For example, a couple is arguing about how much to put in their son’s college fund. They may get stuck talking about the amount of money and what they can afford, but fail to look at how putting money away for their child’s future education feels. For one partner, it may feel great. For the other, it may bring up feelings of loss as this partner didn’t get this type of parental financial support. Changing the dollar amount of the allocation is not going to resolve the situation. Instead, identifying the underlying feelings associated with this financial decision and assisting the couple in talking openly about these diverse emotions will.
Being a good listener is an important skill in all aspects of advising clients. It also is imperative when mediating a financial disagreement. Often when partners are caught in a debate, their ability to listen to the other person is diminished. Therefore, you need to be the ears for both partners. Reflect back what each person said. Check in to make sure you understand the essence of their messages. And when in doubt, ask clarifying questions to elicit more precise information. Eventually, couples will be able to use the techniques you modeled in their meetings to begin to listen more effectively to each other.
One of the hardest parts of facilitating a money conflict is staying impartial. It is easy to slip into taking sides, believing one person is more justified in his or her position than the other, or thinking one partner is being unreasonable. Fight these urges because they often result from your own money history and your experience with conflict in your own family. Although these are important factors for you to bring to your own relationships, they do not have a place in your client meetings.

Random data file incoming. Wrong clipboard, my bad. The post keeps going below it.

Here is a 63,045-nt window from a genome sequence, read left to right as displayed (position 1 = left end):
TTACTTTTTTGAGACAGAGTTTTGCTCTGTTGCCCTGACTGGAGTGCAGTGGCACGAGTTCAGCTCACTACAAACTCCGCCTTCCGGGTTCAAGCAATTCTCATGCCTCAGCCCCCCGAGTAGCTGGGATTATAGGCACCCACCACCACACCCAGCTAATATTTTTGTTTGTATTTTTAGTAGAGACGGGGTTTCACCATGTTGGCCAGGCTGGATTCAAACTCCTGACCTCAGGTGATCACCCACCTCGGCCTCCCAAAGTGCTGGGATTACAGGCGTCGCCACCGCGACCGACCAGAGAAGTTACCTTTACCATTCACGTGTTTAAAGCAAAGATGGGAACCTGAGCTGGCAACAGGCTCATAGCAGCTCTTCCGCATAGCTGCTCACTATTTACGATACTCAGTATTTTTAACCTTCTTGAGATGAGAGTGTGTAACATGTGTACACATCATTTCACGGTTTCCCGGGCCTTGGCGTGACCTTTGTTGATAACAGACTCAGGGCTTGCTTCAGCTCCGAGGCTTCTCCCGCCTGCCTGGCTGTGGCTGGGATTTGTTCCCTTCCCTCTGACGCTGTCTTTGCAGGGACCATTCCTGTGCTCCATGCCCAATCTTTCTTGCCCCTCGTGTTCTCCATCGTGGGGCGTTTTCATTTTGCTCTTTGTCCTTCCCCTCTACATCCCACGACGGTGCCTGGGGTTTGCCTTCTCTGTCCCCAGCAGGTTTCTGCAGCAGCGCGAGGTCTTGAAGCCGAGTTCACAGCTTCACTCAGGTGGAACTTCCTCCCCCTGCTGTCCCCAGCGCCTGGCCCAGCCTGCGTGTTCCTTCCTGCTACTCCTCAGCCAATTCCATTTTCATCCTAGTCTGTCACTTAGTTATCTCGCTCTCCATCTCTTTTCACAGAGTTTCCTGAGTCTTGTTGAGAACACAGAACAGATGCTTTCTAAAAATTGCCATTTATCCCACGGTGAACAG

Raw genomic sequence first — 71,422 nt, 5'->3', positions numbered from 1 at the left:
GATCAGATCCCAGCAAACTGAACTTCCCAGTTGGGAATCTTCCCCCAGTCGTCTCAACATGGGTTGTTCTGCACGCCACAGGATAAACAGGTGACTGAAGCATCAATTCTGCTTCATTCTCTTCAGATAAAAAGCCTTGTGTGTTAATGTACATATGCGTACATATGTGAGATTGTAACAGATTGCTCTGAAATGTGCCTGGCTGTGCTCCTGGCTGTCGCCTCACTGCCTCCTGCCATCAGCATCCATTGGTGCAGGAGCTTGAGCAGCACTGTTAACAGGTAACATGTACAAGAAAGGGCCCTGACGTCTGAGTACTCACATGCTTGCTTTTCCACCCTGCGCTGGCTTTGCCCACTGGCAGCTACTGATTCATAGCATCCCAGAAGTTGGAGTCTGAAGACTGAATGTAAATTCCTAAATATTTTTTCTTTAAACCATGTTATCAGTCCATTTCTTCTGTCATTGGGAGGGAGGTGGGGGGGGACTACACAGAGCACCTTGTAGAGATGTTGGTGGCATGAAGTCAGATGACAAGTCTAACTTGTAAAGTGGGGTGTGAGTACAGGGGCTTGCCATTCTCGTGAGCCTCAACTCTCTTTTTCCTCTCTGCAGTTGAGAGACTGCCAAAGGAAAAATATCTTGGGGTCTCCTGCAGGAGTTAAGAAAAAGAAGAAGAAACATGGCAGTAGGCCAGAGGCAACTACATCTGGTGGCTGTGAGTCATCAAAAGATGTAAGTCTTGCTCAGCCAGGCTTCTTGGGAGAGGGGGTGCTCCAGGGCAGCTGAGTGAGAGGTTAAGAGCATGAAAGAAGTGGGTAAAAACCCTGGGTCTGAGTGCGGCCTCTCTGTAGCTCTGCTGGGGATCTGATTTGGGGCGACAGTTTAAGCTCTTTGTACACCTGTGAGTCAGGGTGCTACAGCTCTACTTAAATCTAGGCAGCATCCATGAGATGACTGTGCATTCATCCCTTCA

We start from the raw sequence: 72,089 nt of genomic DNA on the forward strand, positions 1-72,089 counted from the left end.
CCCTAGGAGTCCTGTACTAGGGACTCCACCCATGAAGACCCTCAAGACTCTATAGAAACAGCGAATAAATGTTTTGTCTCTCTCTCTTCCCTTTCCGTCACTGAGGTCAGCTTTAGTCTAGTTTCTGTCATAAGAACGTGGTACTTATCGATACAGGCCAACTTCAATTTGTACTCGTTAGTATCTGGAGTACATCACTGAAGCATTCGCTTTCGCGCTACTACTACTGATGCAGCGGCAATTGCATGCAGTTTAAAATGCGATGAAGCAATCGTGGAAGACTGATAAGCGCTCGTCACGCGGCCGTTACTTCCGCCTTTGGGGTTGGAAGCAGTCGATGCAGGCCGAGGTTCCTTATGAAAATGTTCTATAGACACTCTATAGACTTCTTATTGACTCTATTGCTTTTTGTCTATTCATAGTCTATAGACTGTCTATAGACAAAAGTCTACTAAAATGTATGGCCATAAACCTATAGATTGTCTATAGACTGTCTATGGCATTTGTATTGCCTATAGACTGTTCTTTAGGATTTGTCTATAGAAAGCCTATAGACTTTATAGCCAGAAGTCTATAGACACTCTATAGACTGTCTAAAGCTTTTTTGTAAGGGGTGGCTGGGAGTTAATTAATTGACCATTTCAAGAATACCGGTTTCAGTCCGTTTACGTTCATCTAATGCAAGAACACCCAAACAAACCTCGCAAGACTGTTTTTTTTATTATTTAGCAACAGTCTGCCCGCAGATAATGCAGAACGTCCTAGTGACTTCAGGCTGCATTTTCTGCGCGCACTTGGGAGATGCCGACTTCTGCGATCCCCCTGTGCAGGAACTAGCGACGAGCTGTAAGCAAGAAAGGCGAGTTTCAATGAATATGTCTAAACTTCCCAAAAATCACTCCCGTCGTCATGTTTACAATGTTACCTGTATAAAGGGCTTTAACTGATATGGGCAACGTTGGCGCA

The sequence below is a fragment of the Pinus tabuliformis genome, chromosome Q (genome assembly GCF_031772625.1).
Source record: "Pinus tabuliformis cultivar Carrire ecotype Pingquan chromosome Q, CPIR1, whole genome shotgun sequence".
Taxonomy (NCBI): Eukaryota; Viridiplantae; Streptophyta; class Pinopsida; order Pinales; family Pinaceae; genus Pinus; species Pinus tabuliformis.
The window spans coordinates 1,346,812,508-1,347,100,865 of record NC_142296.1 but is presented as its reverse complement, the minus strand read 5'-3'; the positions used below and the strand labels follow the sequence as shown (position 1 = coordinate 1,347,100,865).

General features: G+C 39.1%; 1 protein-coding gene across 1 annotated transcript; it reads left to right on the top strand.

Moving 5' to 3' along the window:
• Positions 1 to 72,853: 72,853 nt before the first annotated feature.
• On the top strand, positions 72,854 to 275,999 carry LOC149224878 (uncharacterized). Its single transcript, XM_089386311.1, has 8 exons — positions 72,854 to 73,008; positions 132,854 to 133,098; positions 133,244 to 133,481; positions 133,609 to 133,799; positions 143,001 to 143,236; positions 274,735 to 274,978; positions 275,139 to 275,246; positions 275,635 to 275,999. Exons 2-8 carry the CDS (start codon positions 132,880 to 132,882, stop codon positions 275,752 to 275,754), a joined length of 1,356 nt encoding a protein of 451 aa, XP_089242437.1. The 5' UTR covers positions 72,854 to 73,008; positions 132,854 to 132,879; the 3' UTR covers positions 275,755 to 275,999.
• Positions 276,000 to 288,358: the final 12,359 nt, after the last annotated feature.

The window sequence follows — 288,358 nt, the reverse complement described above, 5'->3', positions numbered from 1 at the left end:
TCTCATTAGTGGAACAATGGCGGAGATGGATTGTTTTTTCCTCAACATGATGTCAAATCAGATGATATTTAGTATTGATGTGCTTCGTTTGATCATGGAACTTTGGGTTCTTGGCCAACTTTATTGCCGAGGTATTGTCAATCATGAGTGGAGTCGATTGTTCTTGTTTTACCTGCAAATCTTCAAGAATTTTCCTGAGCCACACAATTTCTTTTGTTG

It is OK—and even helpful—if you notice quietly to yourself when you are aligning with one partner over the other. But the real challenge is maintaining neutrality and staying the course. Your clients will find the best solution for themselves when given the space to do so.
As the couple’s financial adviser, you need to be committed to the process of conflict resolution. This commitment demonstrates to the couple that it is worth hanging in there when the conversation gets heated or emotionally trying. It also shows them you care and believe they will get to the other side of this money conflict. While it may take more time than you would like, hanging in there with your client couples builds loyalty and ultimately makes your financial recommendations more applicable and more successful.
When a couple is arguing about money, I often ask them, “Whose team are you on right now?” This allows them to stop and evaluate how their verbal and nonverbal language is either inviting the other person into the conversation or pushing that person away. Being on the same team does not mean always agreeing. But it does translate into both members of the couple working toward a shared goal that will improve the couple’s financial life now and in the future. As a facilitator, notice when the couple is not on the same team, and work as a threesome to figure out how to get back on track toward a shared solution.
One of the trickiest parts of advising couples is helping them identify and resolve money disagreements. Because many couples were brought up without good role models for conflict resolution, your job involves helping them build the skills needed to engage in productive money conversations. To be most effective, examine your own attitudes and feelings about conflict and understand how this mindset may influence your ability to facilitate conversations about financial differences between couples. In the end, you and your clients will be better equipped to identify, manage, and resolve money differences as they arise inside and outside of your office.
Kathleen Burns Kingsbury is a wealth psychology expert, founder of KBK Wealth Connection (kbkwealthconnection.com), and author of several books including How to Give Financial Advice to Women and How to Give Financial Advice to Couples.